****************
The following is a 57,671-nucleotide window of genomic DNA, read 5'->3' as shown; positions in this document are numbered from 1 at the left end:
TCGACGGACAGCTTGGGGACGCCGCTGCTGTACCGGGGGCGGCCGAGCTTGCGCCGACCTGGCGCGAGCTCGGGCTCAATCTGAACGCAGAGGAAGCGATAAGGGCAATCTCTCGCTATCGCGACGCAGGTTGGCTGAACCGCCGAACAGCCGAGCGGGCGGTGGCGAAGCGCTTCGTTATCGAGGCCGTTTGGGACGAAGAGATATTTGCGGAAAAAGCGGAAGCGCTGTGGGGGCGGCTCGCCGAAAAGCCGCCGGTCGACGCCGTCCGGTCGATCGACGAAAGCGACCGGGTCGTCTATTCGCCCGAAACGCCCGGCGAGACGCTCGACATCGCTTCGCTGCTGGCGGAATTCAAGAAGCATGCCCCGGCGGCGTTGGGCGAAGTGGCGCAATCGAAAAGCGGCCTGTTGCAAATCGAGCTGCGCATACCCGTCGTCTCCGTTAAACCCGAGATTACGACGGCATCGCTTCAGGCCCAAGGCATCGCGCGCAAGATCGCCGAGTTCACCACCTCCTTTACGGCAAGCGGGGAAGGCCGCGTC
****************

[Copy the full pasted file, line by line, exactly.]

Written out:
The following is a 57,671-nucleotide window of genomic DNA, read 5'->3' as shown; positions in this document are numbered from 1 at the left end:
TCGACGGACAGCTTGGGGACGCCGCTGCTGTACCGGGGGCGGCCGAGCTTGCGCCGACCTGGCGCGAGCTCGGGCTCAATCTGAACGCAGAGGAAGCGATAAGGGCAATCTCTCGCTATCGCGACGCAGGTTGGCTGAACCGCCGAACAGCCGAGCGGGCGGTGGCGAAGCGCTTCGTTATCGAGGCCGTTTGGGACGAAGAGATATTTGCGGAAAAAGCGGAAGCGCTGTGGGGGCGGCTCGCCGAAAAGCCGCCGGTCGACGCCGTCCGGTCGATCGACGAAAGCGACCGGGTCGTCTATTCGCCCGAAACGCCCGGCGAGACGCTCGACATCGCTTCGCTGCTGGCGGAATTCAAGAAGCATGCCCCGGCGGCGTTGGGCGAAGTGGCGCAATCGAAAAGCGGCCTGTTGCAAATCGAGCTGCGCATACCCGTCGTCTCCGTTAAACCCGAGATTACGACGGCATCGCTTCAGGCCCAAGGCATCGCGCGCAAGATCGCCGAGTTCACCACCTCCTTTACGGCAAGCGGGGAAGGCCGCGTC